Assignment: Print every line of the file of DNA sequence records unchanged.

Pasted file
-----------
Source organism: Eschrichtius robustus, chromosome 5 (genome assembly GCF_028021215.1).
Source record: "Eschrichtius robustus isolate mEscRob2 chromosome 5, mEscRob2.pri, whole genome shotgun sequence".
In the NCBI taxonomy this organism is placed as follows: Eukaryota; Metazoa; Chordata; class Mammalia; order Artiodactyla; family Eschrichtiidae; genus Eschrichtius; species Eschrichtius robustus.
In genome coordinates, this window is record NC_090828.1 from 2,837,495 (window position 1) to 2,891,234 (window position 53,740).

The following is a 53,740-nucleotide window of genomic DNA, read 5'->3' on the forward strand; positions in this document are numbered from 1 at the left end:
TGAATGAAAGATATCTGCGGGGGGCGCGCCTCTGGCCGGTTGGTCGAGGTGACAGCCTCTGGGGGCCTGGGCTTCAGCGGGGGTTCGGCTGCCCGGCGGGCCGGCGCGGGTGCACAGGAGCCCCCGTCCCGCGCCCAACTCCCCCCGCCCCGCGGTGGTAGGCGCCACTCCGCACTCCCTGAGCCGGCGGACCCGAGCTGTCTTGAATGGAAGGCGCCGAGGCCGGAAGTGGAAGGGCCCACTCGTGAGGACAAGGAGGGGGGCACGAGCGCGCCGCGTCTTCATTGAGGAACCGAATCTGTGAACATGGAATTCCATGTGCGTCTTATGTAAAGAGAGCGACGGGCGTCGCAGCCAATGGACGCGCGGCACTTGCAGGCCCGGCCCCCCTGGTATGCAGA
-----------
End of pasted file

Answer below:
Source organism: Eschrichtius robustus, chromosome 5 (genome assembly GCF_028021215.1).
Source record: "Eschrichtius robustus isolate mEscRob2 chromosome 5, mEscRob2.pri, whole genome shotgun sequence".
In the NCBI taxonomy this organism is placed as follows: Eukaryota; Metazoa; Chordata; class Mammalia; order Artiodactyla; family Eschrichtiidae; genus Eschrichtius; species Eschrichtius robustus.
In genome coordinates, this window is record NC_090828.1 from 2,837,495 (window position 1) to 2,891,234 (window position 53,740).

The following is a 53,740-nucleotide window of genomic DNA, read 5'->3' on the forward strand; positions in this document are numbered from 1 at the left end:
TGAATGAAAGATATCTGCGGGGGGCGCGCCTCTGGCCGGTTGGTCGAGGTGACAGCCTCTGGGGGCCTGGGCTTCAGCGGGGGTTCGGCTGCCCGGCGGGCCGGCGCGGGTGCACAGGAGCCCCCGTCCCGCGCCCAACTCCCCCCGCCCCGCGGTGGTAGGCGCCACTCCGCACTCCCTGAGCCGGCGGACCCGAGCTGTCTTGAATGGAAGGCGCCGAGGCCGGAAGTGGAAGGGCCCACTCGTGAGGACAAGGAGGGGGGCACGAGCGCGCCGCGTCTTCATTGAGGAACCGAATCTGTGAACATGGAATTCCATGTGCGTCTTATGTAAAGAGAGCGACGGGCGTCGCAGCCAATGGACGCGCGGCACTTGCAGGCCCGGCCCCCCTGGTATGCAGA